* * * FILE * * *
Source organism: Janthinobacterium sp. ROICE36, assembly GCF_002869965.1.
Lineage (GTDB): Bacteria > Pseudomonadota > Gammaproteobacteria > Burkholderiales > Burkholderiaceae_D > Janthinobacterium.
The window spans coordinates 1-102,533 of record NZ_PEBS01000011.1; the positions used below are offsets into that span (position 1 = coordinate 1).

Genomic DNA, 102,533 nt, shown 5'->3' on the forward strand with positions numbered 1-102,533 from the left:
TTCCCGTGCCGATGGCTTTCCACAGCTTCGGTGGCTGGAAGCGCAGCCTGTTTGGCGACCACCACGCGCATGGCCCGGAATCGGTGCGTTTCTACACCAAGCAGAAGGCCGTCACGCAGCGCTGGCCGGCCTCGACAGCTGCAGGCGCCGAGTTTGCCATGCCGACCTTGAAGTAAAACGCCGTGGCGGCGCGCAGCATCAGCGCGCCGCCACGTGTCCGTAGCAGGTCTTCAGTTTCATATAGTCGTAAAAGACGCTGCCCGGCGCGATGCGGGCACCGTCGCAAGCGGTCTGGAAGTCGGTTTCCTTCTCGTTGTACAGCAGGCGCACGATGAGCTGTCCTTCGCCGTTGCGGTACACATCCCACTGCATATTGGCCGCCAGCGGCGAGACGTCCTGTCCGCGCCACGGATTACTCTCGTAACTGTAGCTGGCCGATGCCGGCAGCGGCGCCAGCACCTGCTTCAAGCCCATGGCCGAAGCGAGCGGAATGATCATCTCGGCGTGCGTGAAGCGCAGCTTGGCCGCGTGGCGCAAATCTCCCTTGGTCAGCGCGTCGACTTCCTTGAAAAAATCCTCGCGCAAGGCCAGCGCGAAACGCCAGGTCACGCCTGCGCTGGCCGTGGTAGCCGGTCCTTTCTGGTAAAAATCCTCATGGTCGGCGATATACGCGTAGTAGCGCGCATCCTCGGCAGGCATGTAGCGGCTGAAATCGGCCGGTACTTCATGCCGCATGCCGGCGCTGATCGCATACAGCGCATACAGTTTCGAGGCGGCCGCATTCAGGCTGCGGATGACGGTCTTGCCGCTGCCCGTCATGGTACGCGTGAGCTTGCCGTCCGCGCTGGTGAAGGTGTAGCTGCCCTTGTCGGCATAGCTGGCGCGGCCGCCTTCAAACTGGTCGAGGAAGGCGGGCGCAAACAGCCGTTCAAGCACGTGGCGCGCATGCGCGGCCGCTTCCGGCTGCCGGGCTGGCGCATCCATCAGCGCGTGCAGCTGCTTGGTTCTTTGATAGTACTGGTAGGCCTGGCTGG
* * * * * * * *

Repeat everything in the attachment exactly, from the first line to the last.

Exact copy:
Source organism: Janthinobacterium sp. ROICE36, assembly GCF_002869965.1.
Lineage (GTDB): Bacteria > Pseudomonadota > Gammaproteobacteria > Burkholderiales > Burkholderiaceae_D > Janthinobacterium.
The window spans coordinates 1-102,533 of record NZ_PEBS01000011.1; the positions used below are offsets into that span (position 1 = coordinate 1).

Genomic DNA, 102,533 nt, shown 5'->3' on the forward strand with positions numbered 1-102,533 from the left:
TTCCCGTGCCGATGGCTTTCCACAGCTTCGGTGGCTGGAAGCGCAGCCTGTTTGGCGACCACCACGCGCATGGCCCGGAATCGGTGCGTTTCTACACCAAGCAGAAGGCCGTCACGCAGCGCTGGCCGGCCTCGACAGCTGCAGGCGCCGAGTTTGCCATGCCGACCTTGAAGTAAAACGCCGTGGCGGCGCGCAGCATCAGCGCGCCGCCACGTGTCCGTAGCAGGTCTTCAGTTTCATATAGTCGTAAAAGACGCTGCCCGGCGCGATGCGGGCACCGTCGCAAGCGGTCTGGAAGTCGGTTTCCTTCTCGTTGTACAGCAGGCGCACGATGAGCTGTCCTTCGCCGTTGCGGTACACATCCCACTGCATATTGGCCGCCAGCGGCGAGACGTCCTGTCCGCGCCACGGATTACTCTCGTAACTGTAGCTGGCCGATGCCGGCAGCGGCGCCAGCACCTGCTTCAAGCCCATGGCCGAAGCGAGCGGAATGATCATCTCGGCGTGCGTGAAGCGCAGCTTGGCCGCGTGGCGCAAATCTCCCTTGGTCAGCGCGTCGACTTCCTTGAAAAAATCCTCGCGCAAGGCCAGCGCGAAACGCCAGGTCACGCCTGCGCTGGCCGTGGTAGCCGGTCCTTTCTGGTAAAAATCCTCATGGTCGGCGATATACGCGTAGTAGCGCGCATCCTCGGCAGGCATGTAGCGGCTGAAATCGGCCGGTACTTCATGCCGCATGCCGGCGCTGATCGCATACAGCGCATACAGTTTCGAGGCGGCCGCATTCAGGCTGCGGATGACGGTCTTGCCGCTGCCCGTCATGGTACGCGTGAGCTTGCCGTCCGCGCTGGTGAAGGTGTAGCTGCCCTTGTCGGCATAGCTGGCGCGGCCGCCTTCAAACTGGTCGAGGAAGGCGGGCGCAAACAGCCGTTCAAGCACGTGGCGCGCATGCGCGGCCGCTTCCGGCTGCCGGGCTGGCGCATCCATCAGCGCGTGCAGCTGCTTGGTTCTTTGATAGTACTGGTAGGCCTGGCTGG